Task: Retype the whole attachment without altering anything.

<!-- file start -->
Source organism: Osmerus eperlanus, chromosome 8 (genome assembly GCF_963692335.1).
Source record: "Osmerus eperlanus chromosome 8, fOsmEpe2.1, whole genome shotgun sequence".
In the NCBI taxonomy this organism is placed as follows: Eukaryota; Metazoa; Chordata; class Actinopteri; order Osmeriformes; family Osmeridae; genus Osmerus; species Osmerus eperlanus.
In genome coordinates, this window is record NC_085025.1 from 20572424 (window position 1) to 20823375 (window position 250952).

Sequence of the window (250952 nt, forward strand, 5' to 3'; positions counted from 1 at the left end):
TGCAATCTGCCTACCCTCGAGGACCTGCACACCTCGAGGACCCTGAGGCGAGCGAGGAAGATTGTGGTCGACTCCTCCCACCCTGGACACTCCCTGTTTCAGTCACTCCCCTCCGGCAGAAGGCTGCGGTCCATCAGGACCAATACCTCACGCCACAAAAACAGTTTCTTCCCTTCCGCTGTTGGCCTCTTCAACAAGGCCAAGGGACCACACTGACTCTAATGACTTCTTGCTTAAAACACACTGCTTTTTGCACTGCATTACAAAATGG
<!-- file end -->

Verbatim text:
Source organism: Osmerus eperlanus, chromosome 8 (genome assembly GCF_963692335.1).
Source record: "Osmerus eperlanus chromosome 8, fOsmEpe2.1, whole genome shotgun sequence".
In the NCBI taxonomy this organism is placed as follows: Eukaryota; Metazoa; Chordata; class Actinopteri; order Osmeriformes; family Osmeridae; genus Osmerus; species Osmerus eperlanus.
In genome coordinates, this window is record NC_085025.1 from 20572424 (window position 1) to 20823375 (window position 250952).

Sequence of the window (250952 nt, forward strand, 5' to 3'; positions counted from 1 at the left end):
TGCAATCTGCCTACCCTCGAGGACCTGCACACCTCGAGGACCCTGAGGCGAGCGAGGAAGATTGTGGTCGACTCCTCCCACCCTGGACACTCCCTGTTTCAGTCACTCCCCTCCGGCAGAAGGCTGCGGTCCATCAGGACCAATACCTCACGCCACAAAAACAGTTTCTTCCCTTCCGCTGTTGGCCTCTTCAACAAGGCCAAGGGACCACACTGACTCTAATGACTTCTTGCTTAAAACACACTGCTTTTTGCACTGCATTACAAAATGG